“You’re not smart enough.”
“You need to cheat to get a good enough score.”
“You are going no where in life.”
“You aren’t skinny enough.”
“Nobody likes you.”
“No one would miss you if you left.”
“You have to drink to fit in”
“You will never be successful.”
“You will never be able to lead this group.”
“You can’t do it.”
“Your relationship status indicates your worth.”
“You’ll never get that job.”
“Life does not get better.”
“That person deserves to be put in their place.”
“You are worthless.”
It’s amazing how many lies exist in our lives. They originate from all directions: the TV and movies we watch, the books and magazines we read, and generally it all stems from the lives we live. Constantly acting as an impedance to our walk in life, these little fibs can cut deep, heighten pain, and cause us to act in some cases, and in others, leave us mentally depleted.
And yes, all of those lies listed above do not apply to everyone, but I am guessing that at some point or another, at least one rings true for everyone’s life. And it’s very likely that one is causing all of us grief and pain right now.
It can be so difficult for us to see them for what they are when we are actually hearing them. They intertwine themselves within our own thought processes like they are one of our own. We consider them, without recognizing their origin or even how false they actually are. And they remain only lies until we submit to them, believing them and acting on them. That’s when they become dangerous.
They can lead to jealousy, depression, anxiety, anger, entitlement, slothfulness, and even pride and greed. Yes, the above listed lies are all negative, but lies can also be too positive and self-centered to the point of being dangerous. Dangerous to the point of pushing loved ones away, and distancing ourselves from a humble and fulfilled life.
As we think back to our greatest struggles and toughest times in life, aren’t lies often the root of our greatest hindrance to moving forward in life? So how do we make progress when facing these tempting falsehoods?
First, we need to remember that it was through a lie that sin and suffering entered this world.
“Now the serpent was more crafty than any of the wild animals the Lord God had made. He said to the woman, “Did God really say, ‘You must not eat from any tree in the garden’? ”The woman said to the serpent, “We may eat fruit from the trees in the garden, but God did say, ‘You must not eat fruit from the tree that is in the middle of the garden, and you must not touch it, or you will die.’” “You will not certainly die,” the serpent said to the woman. “For God knows that when you eat from it your eyes will be opened, and you will be like God, knowing good and evil.” When the woman saw that the fruit of the tree was good for food and pleasing to the eye, and also desirable for gaining wisdom, she took some and ate it. She also gave some to her husband, who was with her, and he ate it.”
– Genesis 3:1-6 –
The temptation of Eve by the serpent in the Garden of Eden was the push that got Eve to disbelieve God’s commands. She knew what was true, what God desired of her and commanded. But in weakness in conjunction with an insisting lie, she decided to eat from the tree of knowledge of good and evil, disobeying God and causing the fall of man. Lies are precursors to sin.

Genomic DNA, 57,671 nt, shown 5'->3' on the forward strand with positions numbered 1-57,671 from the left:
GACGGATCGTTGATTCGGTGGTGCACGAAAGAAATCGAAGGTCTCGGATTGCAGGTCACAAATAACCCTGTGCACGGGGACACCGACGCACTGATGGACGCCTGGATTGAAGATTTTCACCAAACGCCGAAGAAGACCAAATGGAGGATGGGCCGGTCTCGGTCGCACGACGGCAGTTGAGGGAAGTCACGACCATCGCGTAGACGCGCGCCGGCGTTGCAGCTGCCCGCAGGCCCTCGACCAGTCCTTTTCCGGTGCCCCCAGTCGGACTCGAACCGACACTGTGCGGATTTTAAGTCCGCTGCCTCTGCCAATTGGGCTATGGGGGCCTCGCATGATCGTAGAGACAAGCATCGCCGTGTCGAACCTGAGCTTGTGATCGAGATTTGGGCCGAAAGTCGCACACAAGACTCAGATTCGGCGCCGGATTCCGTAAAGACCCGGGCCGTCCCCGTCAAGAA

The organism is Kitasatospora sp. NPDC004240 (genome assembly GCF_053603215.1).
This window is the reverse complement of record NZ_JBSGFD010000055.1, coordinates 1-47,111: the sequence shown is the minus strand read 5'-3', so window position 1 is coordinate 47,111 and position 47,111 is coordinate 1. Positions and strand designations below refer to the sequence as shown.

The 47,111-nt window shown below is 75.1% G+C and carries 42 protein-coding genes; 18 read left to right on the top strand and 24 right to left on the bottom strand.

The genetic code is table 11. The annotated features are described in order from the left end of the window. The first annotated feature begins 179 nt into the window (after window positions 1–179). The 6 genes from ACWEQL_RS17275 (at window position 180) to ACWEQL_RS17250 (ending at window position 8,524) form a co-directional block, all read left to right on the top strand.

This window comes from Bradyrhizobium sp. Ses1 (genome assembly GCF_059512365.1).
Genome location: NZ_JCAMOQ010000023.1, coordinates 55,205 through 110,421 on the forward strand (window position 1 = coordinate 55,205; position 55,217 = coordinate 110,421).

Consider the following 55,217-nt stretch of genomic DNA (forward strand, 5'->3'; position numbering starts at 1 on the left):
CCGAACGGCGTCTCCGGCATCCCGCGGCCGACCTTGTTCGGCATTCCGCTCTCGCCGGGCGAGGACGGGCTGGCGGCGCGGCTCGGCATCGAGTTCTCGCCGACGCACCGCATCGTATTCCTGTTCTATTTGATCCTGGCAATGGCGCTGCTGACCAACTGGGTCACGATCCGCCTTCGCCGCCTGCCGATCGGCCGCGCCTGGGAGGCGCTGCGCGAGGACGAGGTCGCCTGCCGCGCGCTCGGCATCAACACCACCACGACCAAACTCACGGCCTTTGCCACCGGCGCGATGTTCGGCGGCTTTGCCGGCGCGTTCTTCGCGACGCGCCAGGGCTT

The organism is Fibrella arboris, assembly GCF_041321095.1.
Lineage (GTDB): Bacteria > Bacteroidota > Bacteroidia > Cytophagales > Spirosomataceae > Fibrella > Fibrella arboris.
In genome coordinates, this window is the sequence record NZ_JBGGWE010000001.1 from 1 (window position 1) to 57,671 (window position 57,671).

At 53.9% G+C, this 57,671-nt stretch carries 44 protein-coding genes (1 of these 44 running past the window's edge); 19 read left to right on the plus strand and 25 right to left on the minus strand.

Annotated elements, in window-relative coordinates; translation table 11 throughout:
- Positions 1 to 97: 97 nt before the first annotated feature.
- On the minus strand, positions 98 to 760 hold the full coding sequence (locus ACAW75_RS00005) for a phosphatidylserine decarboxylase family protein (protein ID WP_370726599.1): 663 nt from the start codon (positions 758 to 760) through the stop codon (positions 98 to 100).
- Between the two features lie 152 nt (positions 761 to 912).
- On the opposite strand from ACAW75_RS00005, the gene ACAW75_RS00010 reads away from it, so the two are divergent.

And second, we must know that hearing lies is not a sin in itself. Lies can lead to sin, but it does not always end this way. There is no question that we are all confronted with this deceit in life but the question does remain “How do we respond to them?”
Even Jesus was tempted. Living a perfect life, He was tempted by Satan to turn stones into bread to end His hunger during the forty-day fast. Satan also tries to tempt Him by offering dominion over all the kingdoms of the world (Matt. 4: 1-11). But Jesus doesn’t give in to, I would argue, the biggest temptation in the history of man. He was offered the world and given an option to not die a gruesome death for our sins and yet He is unwavering. He commands, “Away from me, Satan! For it is written: ‘Worship the Lord your God, and serve him only.'” And Satan left Him.
So how do we respond when we hear voices saying that we’re not thin enough or strong enough, or that we’re not capable of succeeding or persevering, or that we’re not loved? We have to realize that if we believe these twisted mistruths they become reality, can hurt us and those around us, and can lead to further actions that can cause even more pain. They become cyclical, worsening and worsening the more we buy into them. We need to recognize them for what they are and bring them to God in full reliance on Him.
Many unknowns exist as I prepare for the next big step in life. And I constantly hear lies about how the next chapter won’t be successful or that my life is not going to fall into place. At times, I believe them, and I worry, which separates me from a faithful walk with God.
But I’ve realized these big steps are occurring all the time and aren’t constrained to my senior year of college. Every day we are face-to-face with decisions, and ones that are influenced by the thoughts we have, both truthful and deceitful. We make decisions about friendships, leadership roles in work, clubs, or organizations, career decisions, what we decide to eat, drink, and wear, and how we perceive ourselves.
The fight is inevitable, so how do we combat this deception? Do we give in to those hidden lies that prod us into taking the paths we are trying to avoid, or do we recognize them for what they are, bringing them into the light, becoming stronger and victorious? It’s a choice.